If you are in a boat, it is good fishing etiquette to slow down when you are going by anglers on the shore. Or at the very least drive on the opposite bank so as not to snag the anglers fishing line.
This will also save your prop from getting stuck with fishing lines, weights and possibly someone’s fishing pole. So I ask you to please When Boating Slow Down for Shore Fishing Anglers.
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If Shore Fishing Do NOT Fish From The Boat Launch
Now here is the other side of the coin. If you are going to be shore fishing DO NOT fish from the boat launch area. Shore anglers that are fishing from the Boat Launch forget their fishing etiquette rules.
The boat ramp may be a convenient place to fish, but it is very bad fishing etiquette to fish from it. The boat launch area is meant for launching and docking the boats and not to fish from.
The boater is trying to maneuver safely their boat into or out of the water. It is very impolite for you to be fishing there. Not to mention unsafe for you, the boater and the boat.
As a rule of thumb, you can fish near the dock, but no closer than 5-10 feet away to give boaters plenty of room to properly maneuver.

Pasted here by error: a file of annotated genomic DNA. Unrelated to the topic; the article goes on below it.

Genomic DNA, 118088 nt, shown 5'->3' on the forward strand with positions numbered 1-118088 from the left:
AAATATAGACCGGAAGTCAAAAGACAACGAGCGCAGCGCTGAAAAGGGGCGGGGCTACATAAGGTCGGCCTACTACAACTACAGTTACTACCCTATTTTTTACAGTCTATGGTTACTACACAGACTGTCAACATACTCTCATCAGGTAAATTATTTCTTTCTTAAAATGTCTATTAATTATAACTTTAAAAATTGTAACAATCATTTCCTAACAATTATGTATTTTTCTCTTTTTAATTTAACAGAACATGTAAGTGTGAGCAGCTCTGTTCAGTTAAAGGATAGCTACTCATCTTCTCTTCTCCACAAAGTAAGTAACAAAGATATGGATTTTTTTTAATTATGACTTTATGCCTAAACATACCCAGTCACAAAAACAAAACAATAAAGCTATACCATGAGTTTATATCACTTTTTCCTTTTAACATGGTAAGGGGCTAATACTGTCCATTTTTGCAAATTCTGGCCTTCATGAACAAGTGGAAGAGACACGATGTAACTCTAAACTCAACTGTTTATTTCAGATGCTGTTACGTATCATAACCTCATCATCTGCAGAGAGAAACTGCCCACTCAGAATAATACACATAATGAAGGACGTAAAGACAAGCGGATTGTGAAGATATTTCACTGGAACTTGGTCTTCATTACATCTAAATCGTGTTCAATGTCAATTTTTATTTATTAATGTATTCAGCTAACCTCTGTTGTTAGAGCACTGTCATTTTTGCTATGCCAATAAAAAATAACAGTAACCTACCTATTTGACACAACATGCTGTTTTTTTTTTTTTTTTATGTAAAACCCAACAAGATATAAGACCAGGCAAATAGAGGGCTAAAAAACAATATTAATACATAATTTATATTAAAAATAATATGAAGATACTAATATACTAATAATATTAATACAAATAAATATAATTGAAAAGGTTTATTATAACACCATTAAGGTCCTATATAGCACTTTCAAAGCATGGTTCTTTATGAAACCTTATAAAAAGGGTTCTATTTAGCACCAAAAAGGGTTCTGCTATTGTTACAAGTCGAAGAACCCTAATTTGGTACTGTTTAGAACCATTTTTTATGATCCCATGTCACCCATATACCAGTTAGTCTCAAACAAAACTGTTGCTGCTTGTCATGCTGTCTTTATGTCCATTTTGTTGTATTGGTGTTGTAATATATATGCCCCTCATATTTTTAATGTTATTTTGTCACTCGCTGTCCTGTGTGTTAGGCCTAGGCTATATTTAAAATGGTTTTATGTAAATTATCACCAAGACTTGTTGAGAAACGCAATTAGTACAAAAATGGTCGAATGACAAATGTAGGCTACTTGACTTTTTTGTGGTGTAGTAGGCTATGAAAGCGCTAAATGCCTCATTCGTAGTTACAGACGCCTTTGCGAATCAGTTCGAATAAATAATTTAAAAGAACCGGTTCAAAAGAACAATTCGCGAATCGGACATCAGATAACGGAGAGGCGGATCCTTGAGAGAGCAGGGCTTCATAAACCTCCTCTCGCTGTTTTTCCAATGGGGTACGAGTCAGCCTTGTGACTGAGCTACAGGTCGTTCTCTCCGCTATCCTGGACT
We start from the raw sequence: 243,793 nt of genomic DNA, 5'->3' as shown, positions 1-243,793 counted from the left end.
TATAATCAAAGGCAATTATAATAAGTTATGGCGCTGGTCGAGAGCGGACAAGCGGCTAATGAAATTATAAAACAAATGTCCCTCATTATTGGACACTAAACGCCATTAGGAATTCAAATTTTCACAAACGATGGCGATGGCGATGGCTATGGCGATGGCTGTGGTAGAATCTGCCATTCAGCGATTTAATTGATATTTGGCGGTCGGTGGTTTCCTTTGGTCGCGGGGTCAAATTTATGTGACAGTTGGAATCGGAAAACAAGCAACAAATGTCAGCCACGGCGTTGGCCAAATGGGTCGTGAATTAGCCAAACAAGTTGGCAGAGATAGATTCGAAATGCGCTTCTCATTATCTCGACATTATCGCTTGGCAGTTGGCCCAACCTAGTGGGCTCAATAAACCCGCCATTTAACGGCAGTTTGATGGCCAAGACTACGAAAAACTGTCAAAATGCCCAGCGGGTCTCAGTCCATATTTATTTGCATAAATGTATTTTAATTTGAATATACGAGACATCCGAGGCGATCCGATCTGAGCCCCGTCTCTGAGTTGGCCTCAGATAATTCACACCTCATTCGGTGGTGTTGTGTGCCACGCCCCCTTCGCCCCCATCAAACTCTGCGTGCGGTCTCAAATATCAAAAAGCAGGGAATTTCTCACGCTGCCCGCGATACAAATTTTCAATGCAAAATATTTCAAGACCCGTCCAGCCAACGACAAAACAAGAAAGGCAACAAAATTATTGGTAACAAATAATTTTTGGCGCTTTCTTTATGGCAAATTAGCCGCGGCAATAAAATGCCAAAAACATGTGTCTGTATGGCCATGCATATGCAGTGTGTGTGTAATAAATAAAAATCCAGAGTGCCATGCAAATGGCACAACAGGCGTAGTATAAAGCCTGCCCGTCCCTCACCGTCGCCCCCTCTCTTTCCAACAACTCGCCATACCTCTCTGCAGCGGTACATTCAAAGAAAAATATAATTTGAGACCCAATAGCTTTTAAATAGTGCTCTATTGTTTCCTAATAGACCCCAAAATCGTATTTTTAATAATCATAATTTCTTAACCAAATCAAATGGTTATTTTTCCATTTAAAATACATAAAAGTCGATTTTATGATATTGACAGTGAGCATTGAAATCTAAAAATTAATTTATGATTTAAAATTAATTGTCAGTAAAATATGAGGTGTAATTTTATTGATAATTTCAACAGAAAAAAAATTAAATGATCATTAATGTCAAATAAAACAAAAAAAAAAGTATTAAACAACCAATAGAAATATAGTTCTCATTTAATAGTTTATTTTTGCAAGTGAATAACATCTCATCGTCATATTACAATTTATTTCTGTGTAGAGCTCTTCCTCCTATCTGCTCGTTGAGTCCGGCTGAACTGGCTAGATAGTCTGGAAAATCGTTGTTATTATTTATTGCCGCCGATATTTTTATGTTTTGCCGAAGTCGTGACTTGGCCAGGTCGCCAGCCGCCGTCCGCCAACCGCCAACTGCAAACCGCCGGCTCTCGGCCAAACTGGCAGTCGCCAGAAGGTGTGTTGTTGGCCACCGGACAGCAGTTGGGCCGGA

Do Not Cast Were Other Fisherman Are
Whether you are fishing from the shore or from a boat, fishing etiquette dictates that you make sure you are aware of where the other anglers nearby are.
Make sure to leave at least 8-10 feet of space between you and the person fishing near you. This will avoid your fishing too close to them.
Before you cast out, pay attention to where their fishing line is in the water and cast accordingly to avoid the fishing line and not to get tangled with each other.
When its time to retrieve your fishing line the same rule applies, find out where your fishing neighbor line is and try to avoid it as much as possible.
Do Not Steal Someone Fishing Spot
Do Not Steal Someone Fishing Spot some people consider this as the worst fishing etiquette breach. You know how it is… You tell someone about this secret awesome fishing spot and you make them promise NOT to tell anyone.